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PRI's Environmental News Magazine

BirdNote® How Birds Sing So Loud

Air Date: Week of April 12, 2013

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Carolina Wren on a branch (photograph: Ken C Schneider)

Evolution has given the Carolina Wren one of the most impressive songs in the forest. BIRDNOTE®’s Michael Stein explains how this tiny bird can sing so loud.

Transcript

[Written by Bob Sundstrom]

CURWOOD: Evolution is a wonderful thing - creating the most weirdly beautiful, ingenious and unlikely creatures. In the beautiful camp there are, of course, many, many birds. But don’t look for showy feathers or glorious colors to distinguish the subject of today's BirdNote®. Here's Michael Stein to explain.

[CAROLINA WREN SONG]

STEIN: When a Carolina Wren tips back its head and sings, something remarkable happens. A Carolina Wren can sing so loudly that you almost have to shout to be heard over its song.

Wrens aren’t the only small birds with big voices, but they are the best known for this ability. How can a bird like a Carolina Wren, all of five-and-a-half inches long and weighing only as much as four nickels, produce so much sound?


The Carolina Wren has one of the loudest songs out there (photograph: Ken C Schneider)

The answer lies in the songbird’s vocal anatomy. Unlike you and I, who create sound from the larynx way up at the top of our windpipe, a bird’s song comes from deep within its body. Birds produce song in a structure called the syrinx, located at the bottom of the windpipe where the bronchial tubes diverge to the lungs. The syrinx is surrounded by an air sac, and the combination works like a resonating chamber to maintain or amplify sound.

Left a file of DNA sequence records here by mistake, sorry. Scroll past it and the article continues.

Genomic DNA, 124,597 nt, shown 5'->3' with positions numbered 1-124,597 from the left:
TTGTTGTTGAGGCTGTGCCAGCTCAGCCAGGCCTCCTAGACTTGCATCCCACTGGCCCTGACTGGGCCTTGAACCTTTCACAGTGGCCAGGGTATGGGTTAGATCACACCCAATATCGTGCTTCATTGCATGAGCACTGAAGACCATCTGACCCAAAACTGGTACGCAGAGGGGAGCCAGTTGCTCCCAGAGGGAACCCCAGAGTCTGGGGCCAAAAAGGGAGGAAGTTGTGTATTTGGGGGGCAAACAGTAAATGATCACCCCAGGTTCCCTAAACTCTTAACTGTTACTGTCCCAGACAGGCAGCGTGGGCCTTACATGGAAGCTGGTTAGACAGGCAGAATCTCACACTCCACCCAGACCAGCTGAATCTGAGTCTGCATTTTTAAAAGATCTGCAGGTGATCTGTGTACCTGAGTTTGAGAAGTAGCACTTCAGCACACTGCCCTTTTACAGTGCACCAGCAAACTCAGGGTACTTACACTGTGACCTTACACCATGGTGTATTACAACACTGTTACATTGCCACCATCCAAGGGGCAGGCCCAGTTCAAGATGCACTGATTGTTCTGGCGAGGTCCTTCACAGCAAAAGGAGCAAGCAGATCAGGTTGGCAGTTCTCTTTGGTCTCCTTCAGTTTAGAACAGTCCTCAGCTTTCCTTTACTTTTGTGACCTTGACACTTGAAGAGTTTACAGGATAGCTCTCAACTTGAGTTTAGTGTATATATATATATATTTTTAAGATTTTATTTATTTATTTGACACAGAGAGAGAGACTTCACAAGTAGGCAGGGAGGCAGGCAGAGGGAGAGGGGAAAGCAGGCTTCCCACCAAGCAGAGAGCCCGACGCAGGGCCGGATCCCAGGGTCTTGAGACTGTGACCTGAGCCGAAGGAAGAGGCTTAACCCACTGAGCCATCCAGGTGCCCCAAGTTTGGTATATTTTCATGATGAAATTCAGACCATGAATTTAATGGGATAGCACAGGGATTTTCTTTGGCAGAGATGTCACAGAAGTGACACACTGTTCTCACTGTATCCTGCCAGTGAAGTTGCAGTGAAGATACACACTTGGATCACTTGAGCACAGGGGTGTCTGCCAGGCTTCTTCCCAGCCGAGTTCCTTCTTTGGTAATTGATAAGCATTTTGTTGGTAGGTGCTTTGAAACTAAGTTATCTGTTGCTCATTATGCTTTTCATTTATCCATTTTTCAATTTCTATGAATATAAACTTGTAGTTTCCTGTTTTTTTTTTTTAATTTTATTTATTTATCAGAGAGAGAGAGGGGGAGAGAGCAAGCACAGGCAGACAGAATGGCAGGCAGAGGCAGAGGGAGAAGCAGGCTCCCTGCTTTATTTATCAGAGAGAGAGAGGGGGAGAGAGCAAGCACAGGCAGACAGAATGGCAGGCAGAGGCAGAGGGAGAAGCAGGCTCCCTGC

Evolution has given birds a far more elaborate sound mechanism than it’s given humans. Where we wound up with a flute, songbirds got bagpipes.

I’m Michael Stein.

[MUSIC: Brad Mehldau “The Falcon Will Fly Again” from Highway Rider (Nonesuch Records 2012)]

[CUTAWAY MUSIC: Joe Sample: “Cannery Row” from Carmel (UMG Records 1979)]

[MUSIC: Brad Mehldau “The Falcon Will Fly Again” from Highway Rider (Nonesuch Records 2012)]

[CUTAWAY MUSIC: Joe Sample: “Cannery Row” from Carmel (UMG Records 1979)]

CURWOOD: To see some photos of those shrill Carolina Wrens singing their hearts out, flit on over to our website LOE.org.

[Bird songs for BirdNote come from The Macaulay Library at the Cornell Lab of Ornithology. Today’s show brought to you by The Bobolink Foundation. For BirdNote, I’m Michael Stein.

###

Bird sounds provided by The Macaulay Library of Natural Sounds at the Cornell Lab of Ornithology, Ithaca, New York. Carolina Wren song [128927] recorded by Gerrit Vyn.

BirdNote's theme music was composed and played by Nancy Rumbel and John Kessler.

Producer: John Kessler

Executive Producer: Chris Peterson

© 2013 Tune In to Nature.org April 2013 Narrator: Michael Stein

ID#
sound-17-2013-04-11 sound-17}

 

Links

The story at BirdNote®

The official BirdNote® website

 

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